pōwhiri, a Māori welcoming

I am having a hard time believing I have now been in New Zealand for about a month. My time here already feels like it is flying by too fast and I don’t know how to slow it down. There is too much I want to do, see, and accomplish.

I have been thinking a lot about the pōwhiri, a Māori welcoming, we had the opportunity to experience twice in our Fulbright orientation, and I had previously experienced when I attended the Early Childhood Art Conference on the Victoria University campus. Three times I participated in this beautiful ceremony of Māori welcoming. It has made such an imprint because of what it involves and the ritual it upholds. It is such a physical, emotional, and literal seeing and valuing of the other. What if we all welcomed visitors or new people to our land in such a humanistic way?!

The ceremony begins with a woman crying out to the unknown visitors, she calls us to the marae. As we get closer to the house, marae, in some ceremonies you have the men enter the house first, taking off shoes before entering, or we sit outside. Men sit in the front rows, in case of danger, they protect the knowledge and future that women hold inside of them. The chief or leader from the home side speaks in Māori and the home group sings a song.

After the leader on the visitors side replies sharing where he comes from, who he is, who we are as a group, and thanking for the welcome. We also reply singing a song. The ceremony is about learning if those coming to visit are friend or foe. We end with a hongi, a traditional Māori greeting, where you touch noses sharing the breath of life. It was explained to us that when introducing yourself in New Zealand folks say where they are from, as it connects you to your past your history and they will try and connect with you through where you are from. Place being of importance in the culture.

For instance take the marae, it is a communal place and the focal point of the Māori community. Te reo Māori is spoken and culture is preserved in the house of the community. It is a house that shares the story of the people and place where it sits. The way it is built and designed is to represent a person with open arms welcoming you inside. The roof beams represent the bones of a person, the people inside are the heart of the place. There are carvings of ancestors that tell the stories of the people. Photos of those that have passed and held significance for the marae hang on the walls. You are connected to the past and in the living presence while inside a marae. Children come and learn, the iwi (tribe) share meals, and the community have a space place inside the walls.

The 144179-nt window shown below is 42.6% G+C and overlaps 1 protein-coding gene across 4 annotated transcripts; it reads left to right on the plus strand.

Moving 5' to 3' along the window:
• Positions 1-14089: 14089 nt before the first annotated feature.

As Fulbrighters we had the joy of staying the night at the Waiwhetū Marae. We shared the marae with each other and the iwi, community leaders. We learned about the Treaty of Waitangi and its continued importance to New Zealand both from a Māori and Pākehā, white New Zealander, perspectives. We asked questions and soaked up answers about Māori culture. We ate together, learned to row canoe together, and shared snores together. We became our own whānau, extended Fulbright family.

My Teacher Whānau in New Zealand

Two of the pōwhiris I attended where on the university campus. It is a marae built to represent all the iwis of New Zealand so that Māori students coming from all over New Zealand have a place to feel welcome. Its name Te Herenga Waka Marae means the mooring place of canoes as students are hitching themselves to this marae while they study and are away from home.

I want to leave you with a word that has been on my mind since our pōwhiris: mana. It is a powerful word which emphasizes your humanity, your essence, or your lack. Our guide for the sleepover in the Waiwhetū Marae was Martiu. He spoke a lot about mana, and also how Trump was a ‘mana eater.’ Take that for what you will. Below I found this great passage on mana.

It doesn’t matter how you look at it, mana underpins everything.

But mana has many faces. It could be the power and authority you’re given because it’s known that you can prove your point. It could be the charisma, the aura that you have. The respect you conjure up. But the Maori equation used to decide how much mana you have differs from that of the Pakeha.

You may be a rubbish man from Monday to Friday, but the cook at the local marae during all the weekend hui, feeding hundreds of people at a time. As cook you are upholding the very mana of the marae in exactly the same way as the more obvious marae speakers who greet the visitors out the front.

There’s no mana in flash words and no kai. The fact you have little mana in the Pakeha world as a rubbish man is of no bearing.
From the other side in, you could be a businessman who drives a Mercedes, lives on Mortgage Ave and has a lot of Pakeha mana. Yet when you go back to your marae you’re the dishwasher and rubbish man. Your Merc is parked out the back with the Zephyrs and Hoidens.

In Maori terms, your mana comes down to how well you care for your family, subtribe, tribe and canoe. Ultimately, other people.

The meaning of mana,
Written by Chris Winitana

This all fits so well with my view and pursuit of restorative practices. In New Zealand, the Ministry of Education defines restorative practices as “a relational approach to school life grounded in beliefs about equality, dignity, mana and the potential of all people.” This is something very rooted in Māori and New Zealand culture. I know I came to the right place to dig deeper into what restorative practices can look likes in schools.

All of my opinions are my own in this blog.

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